My article for the March Crossways newsletter for St Paul’s Church Spennymoor and Whitworth Church.
Every year, as Lent approaches, I seem to be bombarded with books and resources offering me 40 things to read, and 40 different practical changes I can make to revolutionise my life. It’s all quite overwhelming!
I’m reminded of Mary and Martha at the end of Luke 10. Jesus had come to visit, and Martha was running around getting things ready. But her sister Mary simply sat at Jesus’ feet, ‘listening to what he said’.
Maybe we need a bit of ‘Mary time’ during Lent: time to leave everything else to one side, and simply to sit at Jesus’ feet.
In church history, Easter has often been the principal date for baptism. Adult candidates for baptism would undergo a period of instruction and preparation in the weeks leading up to Easter – a period that became known as Lent. So it is an excellent time to go back to basics.
On Sundays we’ve been looking at the first chapters of Genesis, which remind us of some of the basics of our faith.
(1) We are creatures
Then the LORD God formed a man from the dust of the ground (Genesis 2:7).
On Ash Wednesday we hear these words: ‘Remember that you are dust’. That isn’t something to boast about! Lent reminds us that we are utterly dependent on God. Everything we have comes to us as a gift from God.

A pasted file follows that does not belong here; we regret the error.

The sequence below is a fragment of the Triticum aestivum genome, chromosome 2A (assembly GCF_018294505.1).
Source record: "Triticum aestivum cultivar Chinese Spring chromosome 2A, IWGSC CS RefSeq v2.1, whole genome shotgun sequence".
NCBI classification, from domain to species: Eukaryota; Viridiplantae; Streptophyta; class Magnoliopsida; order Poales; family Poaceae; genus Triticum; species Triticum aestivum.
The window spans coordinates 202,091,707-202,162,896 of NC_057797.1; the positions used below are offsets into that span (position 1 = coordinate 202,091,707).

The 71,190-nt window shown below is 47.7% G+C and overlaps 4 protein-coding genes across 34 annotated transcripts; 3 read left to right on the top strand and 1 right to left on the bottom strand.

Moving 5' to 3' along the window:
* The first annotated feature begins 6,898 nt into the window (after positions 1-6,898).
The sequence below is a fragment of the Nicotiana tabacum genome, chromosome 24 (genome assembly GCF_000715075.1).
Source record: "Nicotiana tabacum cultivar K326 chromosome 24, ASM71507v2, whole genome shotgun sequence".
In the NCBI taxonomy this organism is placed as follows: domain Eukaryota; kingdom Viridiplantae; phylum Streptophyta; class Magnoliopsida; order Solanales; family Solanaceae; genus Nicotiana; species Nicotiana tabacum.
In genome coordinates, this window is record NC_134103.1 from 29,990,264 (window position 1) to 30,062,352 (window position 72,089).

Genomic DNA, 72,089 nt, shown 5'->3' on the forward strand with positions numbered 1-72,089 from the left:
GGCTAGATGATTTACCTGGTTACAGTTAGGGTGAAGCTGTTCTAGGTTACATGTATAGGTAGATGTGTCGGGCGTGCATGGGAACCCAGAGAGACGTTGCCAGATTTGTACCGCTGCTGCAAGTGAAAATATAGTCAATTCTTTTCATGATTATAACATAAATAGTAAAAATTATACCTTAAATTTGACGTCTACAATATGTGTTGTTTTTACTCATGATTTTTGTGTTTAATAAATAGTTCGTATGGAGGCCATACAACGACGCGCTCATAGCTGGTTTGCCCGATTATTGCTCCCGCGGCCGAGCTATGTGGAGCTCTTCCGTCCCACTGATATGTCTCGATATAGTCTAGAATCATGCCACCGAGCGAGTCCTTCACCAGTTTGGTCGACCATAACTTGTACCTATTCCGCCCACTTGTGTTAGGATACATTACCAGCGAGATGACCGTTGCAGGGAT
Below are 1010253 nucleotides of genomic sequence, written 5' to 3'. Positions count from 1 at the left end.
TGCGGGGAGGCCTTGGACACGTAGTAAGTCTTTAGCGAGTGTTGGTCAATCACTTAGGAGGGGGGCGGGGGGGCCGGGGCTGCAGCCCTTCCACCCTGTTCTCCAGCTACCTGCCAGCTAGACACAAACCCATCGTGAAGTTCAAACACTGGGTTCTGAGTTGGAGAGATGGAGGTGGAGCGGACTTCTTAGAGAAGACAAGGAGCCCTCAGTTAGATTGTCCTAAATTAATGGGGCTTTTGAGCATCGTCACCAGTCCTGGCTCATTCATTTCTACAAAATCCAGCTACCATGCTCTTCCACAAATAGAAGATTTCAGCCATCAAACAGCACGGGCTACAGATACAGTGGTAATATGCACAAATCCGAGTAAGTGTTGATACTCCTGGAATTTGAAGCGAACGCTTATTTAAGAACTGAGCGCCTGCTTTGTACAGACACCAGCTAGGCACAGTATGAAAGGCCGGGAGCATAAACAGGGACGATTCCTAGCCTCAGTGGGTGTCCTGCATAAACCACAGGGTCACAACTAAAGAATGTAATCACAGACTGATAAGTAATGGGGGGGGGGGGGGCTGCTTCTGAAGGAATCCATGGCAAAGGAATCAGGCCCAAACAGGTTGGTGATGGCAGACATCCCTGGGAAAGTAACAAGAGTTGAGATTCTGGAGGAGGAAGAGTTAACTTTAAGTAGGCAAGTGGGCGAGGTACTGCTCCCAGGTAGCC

(2) We are sinful
Have you eaten from the tree from which I commanded you not to eat? (Genesis 3:11).
Words from the Ash Wednesday service again: ‘Turn away from sin and be faithful to Christ’. Lent is an excellent time to examine our lives. This is what lies behind many of the ‘40 days of…’ books and resources.
(3) We are mortal
By the sweat of your brow you will eat your food until you return to the ground, since from it you were taken; for dust you are and to dust you will return (Genesis 3:19).
These words are echoed in the Ash Wednesday service: ‘Remember that you are dust, and to dust you shall return.’ Often we try to forget all of these things. We live as if we created ourselves, we like to imagine that there’s nothing much wrong with us, and we try not to think about death at all.
(4) We are rescued
God said to the snake,
I will put enmity between you and the woman, and between your offspring and hers; he will crush your head, and you will strike his heel (Genesis 3:15).
This verse is known as the ‘protevangelium’ – the ‘first gospel’. Lent is a time to take the bad news seriously, but we mustn’t forget the good news. We are preparing ourselves for the celebration of Good Friday and Easter, when the offspring of the woman came to take away our sins, to crush the power of death, and to open up the way for mere creatures to share in the life of God. What a Saviour!
During this Lent, let’s make sure these basics are in place, as a foundation for living the whole of our lives for God’s praise and glory.